It is a concern that a provision in identical terms in the UK law has been construed narrowly by the courts. As noted in the ACIP report on Patents and Experimental Use:
The UK courts have provided some guidance on what is meant by “experiment/experimental”. In [Monsanto v Stauffer  RPC 15] the Court of Appeal imposed a limitation according to size, scale, recipient and methodology of the experiment but also according to whether it seeks to generate genuinely new information or if it merely seeks to verify existing knowledge. …
The same court in SK&F v Evans  FSR 513 also interpreted the phrase “relating to the subject matter of the invention” narrowly to mean “in the sense of having a real and direct connection with that subject matter”.
A  study of the UK biotechnology industry and public research sector for the Department of Trade and Industry states “there is evident uncertainty … about the extent of the patent research exemption, which is widely seen as problematic”. The study concludes that more investigation of the problem is needed in the UK.
The ‘solution’ proposed by IP Australia (without expressly acknowledging the problem) is to include in the proposed legislation a non-exhaustive list of activities that are deemed to be experimental, viz:
- determining the properties of the invention;
- determining the scope of a claim relating to the invention;
- improving or modifying the invention;
- determining the validity of the patent or of a claim relating to the invention;
- determining whether the patent for the invention has been infringed.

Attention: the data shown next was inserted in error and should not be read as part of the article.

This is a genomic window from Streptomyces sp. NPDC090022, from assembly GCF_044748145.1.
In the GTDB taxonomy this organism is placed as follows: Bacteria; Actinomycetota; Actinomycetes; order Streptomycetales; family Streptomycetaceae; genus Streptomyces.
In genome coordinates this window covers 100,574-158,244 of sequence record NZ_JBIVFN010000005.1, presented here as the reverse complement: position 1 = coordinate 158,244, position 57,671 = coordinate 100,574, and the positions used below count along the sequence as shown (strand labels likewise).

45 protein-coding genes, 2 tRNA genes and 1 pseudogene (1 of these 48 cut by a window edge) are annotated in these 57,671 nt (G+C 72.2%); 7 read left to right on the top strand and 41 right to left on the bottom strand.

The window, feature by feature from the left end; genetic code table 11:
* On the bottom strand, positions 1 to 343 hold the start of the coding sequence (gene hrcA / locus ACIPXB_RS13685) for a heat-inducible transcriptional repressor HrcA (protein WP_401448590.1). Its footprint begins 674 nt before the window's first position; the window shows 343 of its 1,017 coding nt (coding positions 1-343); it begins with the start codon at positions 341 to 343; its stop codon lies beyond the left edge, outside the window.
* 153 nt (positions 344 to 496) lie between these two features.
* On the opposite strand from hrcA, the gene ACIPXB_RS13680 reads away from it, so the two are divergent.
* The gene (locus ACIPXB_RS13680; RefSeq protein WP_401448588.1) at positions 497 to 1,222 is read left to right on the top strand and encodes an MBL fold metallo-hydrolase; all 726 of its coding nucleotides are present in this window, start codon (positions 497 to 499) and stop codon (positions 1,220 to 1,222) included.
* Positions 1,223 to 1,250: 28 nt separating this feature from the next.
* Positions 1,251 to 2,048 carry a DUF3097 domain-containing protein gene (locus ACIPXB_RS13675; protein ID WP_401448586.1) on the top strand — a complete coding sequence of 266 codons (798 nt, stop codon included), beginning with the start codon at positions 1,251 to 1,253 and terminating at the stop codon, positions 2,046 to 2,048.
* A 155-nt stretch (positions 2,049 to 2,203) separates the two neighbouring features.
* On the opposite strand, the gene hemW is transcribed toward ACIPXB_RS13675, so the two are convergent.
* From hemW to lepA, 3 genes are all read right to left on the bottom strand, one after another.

The exemption is not intended to apply only to circumstances where activities are undertaken solely for experimental purposes. This would ignore the reality of the current research environment, where research is frequently undertaken for mixed purposes.
… the exemption should apply as long as the specific acts are undertaken for the predominant purpose of gaining new knowledge, or testing a principle or supposition about the invention. Thus if an activity is conducted primarily for the purpose of improving a patented invention, the activity would still be exempt, even if the person also had in mind commercialising the improvement in the future.
We do not see this reflected in the proposed wording based on the UK Act, nor does it appear to necessarily fall within any of the deemed categories of experimental use. For example, if a researcher is seeking to improve or modify some other device (whether patented or not) by incorporating a patented invention, would this constitute an experimental use of the invention? Perhaps, as in the UK example, it would depend upon the ‘size, scale, recipient and methodology of the experiment’. So where is the elimination of uncertainty?
THE VERDICTWe are supportive of the proposed provision to exempt from infringement acts performed for the purposes of obtaining regulatory approval. The public is entitled to the benefits of potential competition and choice from the day a patent expires, and other legislative and regulatory considerations should not be allowed to act as a barrier to this.
We are also in favour of researchers being free to conduct legitimate experimental and innovation activities without fear of being sued for patent infringement. However, so long as the line between ‘predominantly experimental’ and ‘predominantly commercial’ purposes remains unclear, there will inevitably be uncertainty. A similar provision in the UK is recognised to have problems, and we are therefore not convinced that IP Australia has got this right.
Perhaps a statutory experimental use exclusion is not required. It is possible that the best indicator of when a use crosses the line from ‘experimental’ to ‘commercial’ is the point at which it becomes worthwhile for the patentee to commence legal action. Considering that this appears to be the current status quo, it is possible that the proposed reform will make no practical difference. Of course, the corollary to this is that enacting the proposed provision would have no obvious adverse effect, so why not go ahead and (hopefully) silence all those who have been calling for such a provision for many years.